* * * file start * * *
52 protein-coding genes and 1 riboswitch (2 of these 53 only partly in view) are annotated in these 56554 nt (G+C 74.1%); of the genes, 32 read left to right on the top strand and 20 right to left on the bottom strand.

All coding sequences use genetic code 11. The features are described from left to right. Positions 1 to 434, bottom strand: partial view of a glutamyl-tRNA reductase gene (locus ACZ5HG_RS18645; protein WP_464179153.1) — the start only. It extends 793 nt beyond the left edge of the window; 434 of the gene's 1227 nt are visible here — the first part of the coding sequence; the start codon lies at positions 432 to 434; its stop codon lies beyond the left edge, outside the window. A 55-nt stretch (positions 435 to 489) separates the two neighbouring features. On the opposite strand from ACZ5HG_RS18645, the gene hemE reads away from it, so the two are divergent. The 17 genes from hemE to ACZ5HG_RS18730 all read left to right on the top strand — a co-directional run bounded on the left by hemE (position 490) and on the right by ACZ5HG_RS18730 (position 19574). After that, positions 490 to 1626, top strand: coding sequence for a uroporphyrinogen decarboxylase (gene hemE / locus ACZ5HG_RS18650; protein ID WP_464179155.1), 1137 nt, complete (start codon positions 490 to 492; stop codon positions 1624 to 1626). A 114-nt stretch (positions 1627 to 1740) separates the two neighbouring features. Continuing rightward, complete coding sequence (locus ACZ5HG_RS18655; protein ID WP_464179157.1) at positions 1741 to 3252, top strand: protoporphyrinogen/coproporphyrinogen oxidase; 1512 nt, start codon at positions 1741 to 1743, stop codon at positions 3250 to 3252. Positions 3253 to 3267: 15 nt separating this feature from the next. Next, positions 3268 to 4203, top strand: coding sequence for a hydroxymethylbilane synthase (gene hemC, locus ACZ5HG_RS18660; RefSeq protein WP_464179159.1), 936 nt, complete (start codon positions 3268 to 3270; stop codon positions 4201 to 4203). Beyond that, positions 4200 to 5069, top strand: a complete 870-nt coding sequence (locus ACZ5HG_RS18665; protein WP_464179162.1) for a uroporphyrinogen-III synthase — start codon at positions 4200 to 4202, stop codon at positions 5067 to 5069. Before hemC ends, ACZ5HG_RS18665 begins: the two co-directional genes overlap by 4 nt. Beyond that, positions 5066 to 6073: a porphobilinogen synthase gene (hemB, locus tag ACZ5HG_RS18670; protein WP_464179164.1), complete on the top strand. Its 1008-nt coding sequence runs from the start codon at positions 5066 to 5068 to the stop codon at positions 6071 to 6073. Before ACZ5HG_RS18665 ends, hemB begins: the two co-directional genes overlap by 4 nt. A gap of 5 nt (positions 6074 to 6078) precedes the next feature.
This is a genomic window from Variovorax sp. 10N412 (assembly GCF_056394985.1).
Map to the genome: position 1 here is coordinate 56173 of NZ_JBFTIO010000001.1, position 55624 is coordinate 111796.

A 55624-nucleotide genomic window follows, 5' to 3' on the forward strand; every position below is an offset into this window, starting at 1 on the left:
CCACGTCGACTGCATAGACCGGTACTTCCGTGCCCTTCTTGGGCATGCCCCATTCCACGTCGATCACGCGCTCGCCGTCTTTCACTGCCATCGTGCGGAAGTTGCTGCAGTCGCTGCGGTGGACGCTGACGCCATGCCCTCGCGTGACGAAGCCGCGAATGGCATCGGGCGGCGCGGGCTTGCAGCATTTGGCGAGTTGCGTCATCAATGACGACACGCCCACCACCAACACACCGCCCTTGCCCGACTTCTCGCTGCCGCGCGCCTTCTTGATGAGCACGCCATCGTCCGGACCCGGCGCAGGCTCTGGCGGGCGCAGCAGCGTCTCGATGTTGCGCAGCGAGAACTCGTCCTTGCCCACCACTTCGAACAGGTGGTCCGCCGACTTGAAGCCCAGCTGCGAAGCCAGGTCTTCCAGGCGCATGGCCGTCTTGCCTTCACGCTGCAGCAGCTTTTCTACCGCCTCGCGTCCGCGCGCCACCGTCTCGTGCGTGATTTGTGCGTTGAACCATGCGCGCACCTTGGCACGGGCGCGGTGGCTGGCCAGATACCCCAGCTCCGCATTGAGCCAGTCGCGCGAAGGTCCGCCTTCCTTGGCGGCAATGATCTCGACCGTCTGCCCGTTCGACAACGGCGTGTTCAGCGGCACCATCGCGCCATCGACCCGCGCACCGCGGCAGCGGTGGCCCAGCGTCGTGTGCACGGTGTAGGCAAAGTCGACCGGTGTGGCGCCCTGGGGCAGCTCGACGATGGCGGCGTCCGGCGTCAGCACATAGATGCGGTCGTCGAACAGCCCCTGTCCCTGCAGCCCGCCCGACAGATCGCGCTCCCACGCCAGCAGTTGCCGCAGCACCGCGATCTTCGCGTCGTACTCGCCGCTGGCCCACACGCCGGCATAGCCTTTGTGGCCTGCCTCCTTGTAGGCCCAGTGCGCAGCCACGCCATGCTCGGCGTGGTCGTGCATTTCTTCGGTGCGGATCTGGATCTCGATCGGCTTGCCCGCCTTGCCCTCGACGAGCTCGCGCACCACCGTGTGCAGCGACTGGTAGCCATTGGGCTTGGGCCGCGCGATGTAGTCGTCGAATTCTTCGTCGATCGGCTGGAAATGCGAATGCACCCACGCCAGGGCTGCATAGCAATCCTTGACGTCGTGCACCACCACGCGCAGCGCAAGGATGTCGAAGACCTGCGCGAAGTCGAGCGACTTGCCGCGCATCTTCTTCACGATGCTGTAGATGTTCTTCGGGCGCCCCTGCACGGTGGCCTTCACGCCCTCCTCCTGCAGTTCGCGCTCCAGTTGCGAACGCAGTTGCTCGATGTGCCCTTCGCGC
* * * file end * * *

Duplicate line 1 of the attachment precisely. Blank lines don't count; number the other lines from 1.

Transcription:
52 protein-coding genes and 1 riboswitch (2 of these 53 only partly in view) are annotated in these 56554 nt (G+C 74.1%); of the genes, 32 read left to right on the top strand and 20 right to left on the bottom strand.